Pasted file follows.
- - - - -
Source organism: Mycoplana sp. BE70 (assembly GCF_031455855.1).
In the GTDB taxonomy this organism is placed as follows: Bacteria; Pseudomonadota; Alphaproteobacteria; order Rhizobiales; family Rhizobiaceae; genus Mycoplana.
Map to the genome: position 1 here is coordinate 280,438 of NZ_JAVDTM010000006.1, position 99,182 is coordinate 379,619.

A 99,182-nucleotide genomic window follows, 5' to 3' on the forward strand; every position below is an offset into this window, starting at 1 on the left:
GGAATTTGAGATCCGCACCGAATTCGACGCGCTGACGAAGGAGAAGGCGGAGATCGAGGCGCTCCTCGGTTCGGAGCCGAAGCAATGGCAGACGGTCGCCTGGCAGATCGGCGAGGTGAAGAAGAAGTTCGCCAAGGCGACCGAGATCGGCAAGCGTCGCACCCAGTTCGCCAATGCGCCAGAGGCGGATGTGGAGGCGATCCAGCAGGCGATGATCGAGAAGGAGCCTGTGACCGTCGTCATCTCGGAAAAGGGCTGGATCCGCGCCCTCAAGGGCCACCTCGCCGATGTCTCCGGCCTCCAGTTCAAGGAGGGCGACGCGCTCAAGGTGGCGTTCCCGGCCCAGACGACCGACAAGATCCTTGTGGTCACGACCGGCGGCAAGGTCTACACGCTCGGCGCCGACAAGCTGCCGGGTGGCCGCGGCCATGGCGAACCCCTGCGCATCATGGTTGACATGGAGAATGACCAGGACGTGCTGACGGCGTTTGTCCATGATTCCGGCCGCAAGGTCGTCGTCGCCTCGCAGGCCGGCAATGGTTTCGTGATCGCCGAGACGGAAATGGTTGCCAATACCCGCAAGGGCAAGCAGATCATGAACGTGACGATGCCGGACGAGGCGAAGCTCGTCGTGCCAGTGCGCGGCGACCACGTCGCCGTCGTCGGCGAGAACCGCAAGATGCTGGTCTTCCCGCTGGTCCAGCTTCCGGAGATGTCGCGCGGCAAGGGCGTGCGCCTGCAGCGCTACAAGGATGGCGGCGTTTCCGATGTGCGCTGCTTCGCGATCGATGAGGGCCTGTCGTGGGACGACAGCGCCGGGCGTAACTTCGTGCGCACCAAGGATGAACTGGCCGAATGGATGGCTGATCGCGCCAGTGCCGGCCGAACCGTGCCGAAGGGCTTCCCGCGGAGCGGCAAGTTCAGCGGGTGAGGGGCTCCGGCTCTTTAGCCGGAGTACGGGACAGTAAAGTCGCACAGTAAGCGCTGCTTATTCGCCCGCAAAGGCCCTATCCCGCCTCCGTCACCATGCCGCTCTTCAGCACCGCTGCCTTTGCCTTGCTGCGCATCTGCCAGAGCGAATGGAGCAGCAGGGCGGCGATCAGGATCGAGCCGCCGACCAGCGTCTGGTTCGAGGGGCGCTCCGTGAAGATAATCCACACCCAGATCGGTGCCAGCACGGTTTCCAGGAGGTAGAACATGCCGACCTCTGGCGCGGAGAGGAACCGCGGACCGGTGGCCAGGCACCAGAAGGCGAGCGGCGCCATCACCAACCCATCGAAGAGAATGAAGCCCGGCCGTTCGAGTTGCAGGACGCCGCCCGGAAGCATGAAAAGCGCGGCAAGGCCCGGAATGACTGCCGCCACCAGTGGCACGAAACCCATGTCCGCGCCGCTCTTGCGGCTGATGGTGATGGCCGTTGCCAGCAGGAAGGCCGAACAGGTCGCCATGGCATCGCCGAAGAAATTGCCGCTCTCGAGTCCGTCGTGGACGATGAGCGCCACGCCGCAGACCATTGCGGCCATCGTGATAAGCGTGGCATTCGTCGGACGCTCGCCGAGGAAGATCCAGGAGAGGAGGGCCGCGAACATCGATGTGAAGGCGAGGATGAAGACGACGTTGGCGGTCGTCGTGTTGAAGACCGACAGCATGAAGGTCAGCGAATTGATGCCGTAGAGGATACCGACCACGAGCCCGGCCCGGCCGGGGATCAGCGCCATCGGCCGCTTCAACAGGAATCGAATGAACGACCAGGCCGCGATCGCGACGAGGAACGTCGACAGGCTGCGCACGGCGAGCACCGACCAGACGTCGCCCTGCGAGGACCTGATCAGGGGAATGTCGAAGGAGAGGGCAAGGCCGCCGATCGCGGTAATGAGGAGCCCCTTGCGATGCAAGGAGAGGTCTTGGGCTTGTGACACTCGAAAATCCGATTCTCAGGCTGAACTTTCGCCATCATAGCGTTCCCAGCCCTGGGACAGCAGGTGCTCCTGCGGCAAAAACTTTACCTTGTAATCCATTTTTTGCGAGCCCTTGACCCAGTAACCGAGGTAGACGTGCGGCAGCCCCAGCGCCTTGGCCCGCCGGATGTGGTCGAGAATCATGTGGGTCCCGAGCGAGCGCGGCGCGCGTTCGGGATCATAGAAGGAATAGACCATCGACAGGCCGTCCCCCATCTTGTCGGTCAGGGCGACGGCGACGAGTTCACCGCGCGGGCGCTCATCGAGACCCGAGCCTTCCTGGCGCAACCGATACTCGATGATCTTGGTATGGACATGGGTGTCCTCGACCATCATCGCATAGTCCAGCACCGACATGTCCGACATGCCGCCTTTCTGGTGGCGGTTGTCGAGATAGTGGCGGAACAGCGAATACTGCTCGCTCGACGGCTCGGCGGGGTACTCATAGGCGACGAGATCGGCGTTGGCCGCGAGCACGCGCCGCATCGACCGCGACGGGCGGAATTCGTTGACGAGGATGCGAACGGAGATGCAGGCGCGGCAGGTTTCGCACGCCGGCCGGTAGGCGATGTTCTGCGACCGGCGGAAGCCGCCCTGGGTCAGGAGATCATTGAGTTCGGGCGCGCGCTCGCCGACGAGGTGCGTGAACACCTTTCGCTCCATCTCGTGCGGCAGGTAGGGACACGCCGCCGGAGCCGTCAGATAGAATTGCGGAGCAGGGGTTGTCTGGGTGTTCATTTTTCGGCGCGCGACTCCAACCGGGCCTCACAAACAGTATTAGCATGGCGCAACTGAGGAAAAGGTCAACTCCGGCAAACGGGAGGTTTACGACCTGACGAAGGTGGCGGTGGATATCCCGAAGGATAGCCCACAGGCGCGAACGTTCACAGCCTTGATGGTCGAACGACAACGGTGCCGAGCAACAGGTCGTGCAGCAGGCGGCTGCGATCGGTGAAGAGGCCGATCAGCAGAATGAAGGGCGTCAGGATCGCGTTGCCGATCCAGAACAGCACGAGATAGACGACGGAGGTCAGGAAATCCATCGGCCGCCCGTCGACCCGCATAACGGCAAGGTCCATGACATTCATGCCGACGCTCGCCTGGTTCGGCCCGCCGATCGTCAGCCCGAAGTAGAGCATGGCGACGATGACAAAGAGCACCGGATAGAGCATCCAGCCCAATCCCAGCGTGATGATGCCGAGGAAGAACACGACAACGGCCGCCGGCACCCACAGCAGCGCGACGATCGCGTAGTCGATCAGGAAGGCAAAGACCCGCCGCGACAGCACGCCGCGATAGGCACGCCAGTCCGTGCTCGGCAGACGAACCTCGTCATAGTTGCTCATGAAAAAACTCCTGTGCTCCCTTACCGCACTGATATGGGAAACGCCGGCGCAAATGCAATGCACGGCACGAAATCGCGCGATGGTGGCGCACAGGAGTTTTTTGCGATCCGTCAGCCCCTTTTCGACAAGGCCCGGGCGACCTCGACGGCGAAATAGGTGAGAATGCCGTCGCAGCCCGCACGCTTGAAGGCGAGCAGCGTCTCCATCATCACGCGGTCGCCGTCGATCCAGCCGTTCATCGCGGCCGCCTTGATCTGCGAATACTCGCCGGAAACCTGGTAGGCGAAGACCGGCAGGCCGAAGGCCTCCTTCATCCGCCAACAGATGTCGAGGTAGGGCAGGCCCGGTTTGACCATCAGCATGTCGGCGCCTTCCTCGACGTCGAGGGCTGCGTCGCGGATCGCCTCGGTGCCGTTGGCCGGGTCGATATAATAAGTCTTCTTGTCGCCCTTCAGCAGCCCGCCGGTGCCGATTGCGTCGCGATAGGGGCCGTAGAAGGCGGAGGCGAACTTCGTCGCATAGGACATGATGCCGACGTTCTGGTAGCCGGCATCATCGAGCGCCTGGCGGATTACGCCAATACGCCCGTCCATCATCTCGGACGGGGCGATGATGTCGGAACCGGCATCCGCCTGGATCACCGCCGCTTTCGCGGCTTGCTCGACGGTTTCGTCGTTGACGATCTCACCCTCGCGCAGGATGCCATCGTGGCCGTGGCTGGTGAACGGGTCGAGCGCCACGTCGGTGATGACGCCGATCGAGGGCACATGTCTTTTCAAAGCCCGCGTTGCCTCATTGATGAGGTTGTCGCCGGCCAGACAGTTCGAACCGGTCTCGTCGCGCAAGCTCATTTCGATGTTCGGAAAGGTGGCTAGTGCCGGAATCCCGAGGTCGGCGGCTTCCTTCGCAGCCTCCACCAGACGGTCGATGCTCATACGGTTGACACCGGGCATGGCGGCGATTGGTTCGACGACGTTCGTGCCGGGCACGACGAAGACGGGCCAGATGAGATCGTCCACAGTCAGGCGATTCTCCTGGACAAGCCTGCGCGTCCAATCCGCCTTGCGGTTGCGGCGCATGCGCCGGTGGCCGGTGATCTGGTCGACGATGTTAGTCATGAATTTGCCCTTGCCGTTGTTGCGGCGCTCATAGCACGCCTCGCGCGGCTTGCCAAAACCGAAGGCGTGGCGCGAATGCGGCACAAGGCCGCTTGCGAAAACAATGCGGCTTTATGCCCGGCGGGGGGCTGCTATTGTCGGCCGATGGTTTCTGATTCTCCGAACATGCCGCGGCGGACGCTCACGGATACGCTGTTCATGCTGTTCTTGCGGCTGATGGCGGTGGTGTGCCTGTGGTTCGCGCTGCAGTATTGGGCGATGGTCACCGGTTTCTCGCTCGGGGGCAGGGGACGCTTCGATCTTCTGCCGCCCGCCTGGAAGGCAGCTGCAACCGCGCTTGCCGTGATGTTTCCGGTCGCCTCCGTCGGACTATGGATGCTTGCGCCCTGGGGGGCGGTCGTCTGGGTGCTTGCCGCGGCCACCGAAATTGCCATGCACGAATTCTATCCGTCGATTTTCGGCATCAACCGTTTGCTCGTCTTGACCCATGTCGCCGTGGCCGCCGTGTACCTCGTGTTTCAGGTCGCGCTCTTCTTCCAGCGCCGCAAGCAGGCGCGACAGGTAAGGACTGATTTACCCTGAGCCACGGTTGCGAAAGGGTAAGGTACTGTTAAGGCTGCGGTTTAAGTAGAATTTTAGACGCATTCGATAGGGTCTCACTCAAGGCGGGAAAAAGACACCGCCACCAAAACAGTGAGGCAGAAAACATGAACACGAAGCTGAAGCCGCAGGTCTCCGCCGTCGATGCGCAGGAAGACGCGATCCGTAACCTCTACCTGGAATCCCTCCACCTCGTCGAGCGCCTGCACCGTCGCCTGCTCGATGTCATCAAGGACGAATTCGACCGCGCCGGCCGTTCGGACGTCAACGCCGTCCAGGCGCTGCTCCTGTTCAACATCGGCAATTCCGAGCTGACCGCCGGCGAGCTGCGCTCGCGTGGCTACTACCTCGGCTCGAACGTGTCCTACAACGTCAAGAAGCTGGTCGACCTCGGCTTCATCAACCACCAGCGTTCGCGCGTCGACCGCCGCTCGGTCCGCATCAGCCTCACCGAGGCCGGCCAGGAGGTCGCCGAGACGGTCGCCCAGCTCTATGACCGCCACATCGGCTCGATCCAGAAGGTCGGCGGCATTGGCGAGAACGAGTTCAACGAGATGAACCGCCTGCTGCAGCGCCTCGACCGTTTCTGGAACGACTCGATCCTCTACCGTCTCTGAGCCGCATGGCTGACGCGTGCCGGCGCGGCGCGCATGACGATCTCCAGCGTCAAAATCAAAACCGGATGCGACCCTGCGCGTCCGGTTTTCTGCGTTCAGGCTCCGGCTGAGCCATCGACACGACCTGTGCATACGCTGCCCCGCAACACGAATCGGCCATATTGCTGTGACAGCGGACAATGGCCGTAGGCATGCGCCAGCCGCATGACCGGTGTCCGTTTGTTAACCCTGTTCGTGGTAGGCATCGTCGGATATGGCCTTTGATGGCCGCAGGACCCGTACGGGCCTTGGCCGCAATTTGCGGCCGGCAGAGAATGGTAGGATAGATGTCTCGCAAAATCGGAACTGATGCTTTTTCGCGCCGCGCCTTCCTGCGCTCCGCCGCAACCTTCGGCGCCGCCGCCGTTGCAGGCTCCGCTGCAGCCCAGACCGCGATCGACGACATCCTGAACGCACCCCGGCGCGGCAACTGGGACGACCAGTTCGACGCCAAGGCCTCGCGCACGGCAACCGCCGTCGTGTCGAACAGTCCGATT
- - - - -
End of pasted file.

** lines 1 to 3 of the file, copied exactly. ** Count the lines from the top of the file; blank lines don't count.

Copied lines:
Source organism: Mycoplana sp. BE70 (assembly GCF_031455855.1).
In the GTDB taxonomy this organism is placed as follows: Bacteria; Pseudomonadota; Alphaproteobacteria; order Rhizobiales; family Rhizobiaceae; genus Mycoplana.
Map to the genome: position 1 here is coordinate 280,438 of NZ_JAVDTM010000006.1, position 99,182 is coordinate 379,619.